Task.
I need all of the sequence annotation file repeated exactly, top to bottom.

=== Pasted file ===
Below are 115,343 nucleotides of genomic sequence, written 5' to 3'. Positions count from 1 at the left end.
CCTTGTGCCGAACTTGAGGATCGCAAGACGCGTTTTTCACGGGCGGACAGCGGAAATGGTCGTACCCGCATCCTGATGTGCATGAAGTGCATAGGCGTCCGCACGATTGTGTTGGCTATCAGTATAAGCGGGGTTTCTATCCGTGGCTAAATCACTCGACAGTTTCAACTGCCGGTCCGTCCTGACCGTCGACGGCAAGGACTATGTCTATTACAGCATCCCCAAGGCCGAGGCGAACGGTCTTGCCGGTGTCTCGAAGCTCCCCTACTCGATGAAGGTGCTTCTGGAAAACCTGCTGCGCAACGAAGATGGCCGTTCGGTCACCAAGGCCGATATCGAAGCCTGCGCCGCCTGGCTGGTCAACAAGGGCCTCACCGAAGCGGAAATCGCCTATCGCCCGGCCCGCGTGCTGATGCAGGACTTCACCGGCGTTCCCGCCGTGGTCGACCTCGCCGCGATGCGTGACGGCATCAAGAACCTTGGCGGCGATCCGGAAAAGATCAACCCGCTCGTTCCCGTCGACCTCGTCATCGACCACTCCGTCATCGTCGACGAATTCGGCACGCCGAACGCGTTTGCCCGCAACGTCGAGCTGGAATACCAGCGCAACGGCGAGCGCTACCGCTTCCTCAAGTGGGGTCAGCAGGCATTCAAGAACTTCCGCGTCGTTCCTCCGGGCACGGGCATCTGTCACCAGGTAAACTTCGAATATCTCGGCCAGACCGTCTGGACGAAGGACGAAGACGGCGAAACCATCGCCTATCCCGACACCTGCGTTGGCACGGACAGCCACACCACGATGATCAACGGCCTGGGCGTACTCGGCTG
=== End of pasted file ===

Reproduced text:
Below are 115,343 nucleotides of genomic sequence, written 5' to 3'. Positions count from 1 at the left end.
CCTTGTGCCGAACTTGAGGATCGCAAGACGCGTTTTTCACGGGCGGACAGCGGAAATGGTCGTACCCGCATCCTGATGTGCATGAAGTGCATAGGCGTCCGCACGATTGTGTTGGCTATCAGTATAAGCGGGGTTTCTATCCGTGGCTAAATCACTCGACAGTTTCAACTGCCGGTCCGTCCTGACCGTCGACGGCAAGGACTATGTCTATTACAGCATCCCCAAGGCCGAGGCGAACGGTCTTGCCGGTGTCTCGAAGCTCCCCTACTCGATGAAGGTGCTTCTGGAAAACCTGCTGCGCAACGAAGATGGCCGTTCGGTCACCAAGGCCGATATCGAAGCCTGCGCCGCCTGGCTGGTCAACAAGGGCCTCACCGAAGCGGAAATCGCCTATCGCCCGGCCCGCGTGCTGATGCAGGACTTCACCGGCGTTCCCGCCGTGGTCGACCTCGCCGCGATGCGTGACGGCATCAAGAACCTTGGCGGCGATCCGGAAAAGATCAACCCGCTCGTTCCCGTCGACCTCGTCATCGACCACTCCGTCATCGTCGACGAATTCGGCACGCCGAACGCGTTTGCCCGCAACGTCGAGCTGGAATACCAGCGCAACGGCGAGCGCTACCGCTTCCTCAAGTGGGGTCAGCAGGCATTCAAGAACTTCCGCGTCGTTCCTCCGGGCACGGGCATCTGTCACCAGGTAAACTTCGAATATCTCGGCCAGACCGTCTGGACGAAGGACGAAGACGGCGAAACCATCGCCTATCCCGACACCTGCGTTGGCACGGACAGCCACACCACGATGATCAACGGCCTGGGCGTACTCGGCTG